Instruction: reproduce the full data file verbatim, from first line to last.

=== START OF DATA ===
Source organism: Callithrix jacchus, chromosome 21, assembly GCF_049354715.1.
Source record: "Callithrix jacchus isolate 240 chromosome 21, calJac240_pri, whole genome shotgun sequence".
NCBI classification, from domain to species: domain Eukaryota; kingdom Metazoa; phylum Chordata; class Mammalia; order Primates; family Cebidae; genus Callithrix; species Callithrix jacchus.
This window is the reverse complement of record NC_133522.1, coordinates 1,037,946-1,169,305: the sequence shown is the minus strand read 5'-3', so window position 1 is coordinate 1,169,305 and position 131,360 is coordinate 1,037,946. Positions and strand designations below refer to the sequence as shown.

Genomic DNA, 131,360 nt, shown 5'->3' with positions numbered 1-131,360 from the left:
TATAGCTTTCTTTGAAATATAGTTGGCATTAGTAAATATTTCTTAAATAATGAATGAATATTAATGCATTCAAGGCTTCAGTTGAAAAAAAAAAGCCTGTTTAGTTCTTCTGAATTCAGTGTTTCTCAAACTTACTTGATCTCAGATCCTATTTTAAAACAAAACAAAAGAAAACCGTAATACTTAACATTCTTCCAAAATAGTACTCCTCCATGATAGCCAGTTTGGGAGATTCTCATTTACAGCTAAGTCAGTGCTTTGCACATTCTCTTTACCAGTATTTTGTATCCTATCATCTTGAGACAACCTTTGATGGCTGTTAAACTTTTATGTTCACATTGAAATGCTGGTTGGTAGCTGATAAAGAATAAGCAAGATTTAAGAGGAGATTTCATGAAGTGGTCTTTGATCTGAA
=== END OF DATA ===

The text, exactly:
Source organism: Callithrix jacchus, chromosome 21, assembly GCF_049354715.1.
Source record: "Callithrix jacchus isolate 240 chromosome 21, calJac240_pri, whole genome shotgun sequence".
NCBI classification, from domain to species: domain Eukaryota; kingdom Metazoa; phylum Chordata; class Mammalia; order Primates; family Cebidae; genus Callithrix; species Callithrix jacchus.
This window is the reverse complement of record NC_133522.1, coordinates 1,037,946-1,169,305: the sequence shown is the minus strand read 5'-3', so window position 1 is coordinate 1,169,305 and position 131,360 is coordinate 1,037,946. Positions and strand designations below refer to the sequence as shown.

Genomic DNA, 131,360 nt, shown 5'->3' with positions numbered 1-131,360 from the left:
TATAGCTTTCTTTGAAATATAGTTGGCATTAGTAAATATTTCTTAAATAATGAATGAATATTAATGCATTCAAGGCTTCAGTTGAAAAAAAAAAGCCTGTTTAGTTCTTCTGAATTCAGTGTTTCTCAAACTTACTTGATCTCAGATCCTATTTTAAAACAAAACAAAAGAAAACCGTAATACTTAACATTCTTCCAAAATAGTACTCCTCCATGATAGCCAGTTTGGGAGATTCTCATTTACAGCTAAGTCAGTGCTTTGCACATTCTCTTTACCAGTATTTTGTATCCTATCATCTTGAGACAACCTTTGATGGCTGTTAAACTTTTATGTTCACATTGAAATGCTGGTTGGTAGCTGATAAAGAATAAGCAAGATTTAAGAGGAGATTTCATGAAGTGGTCTTTGATCTGAA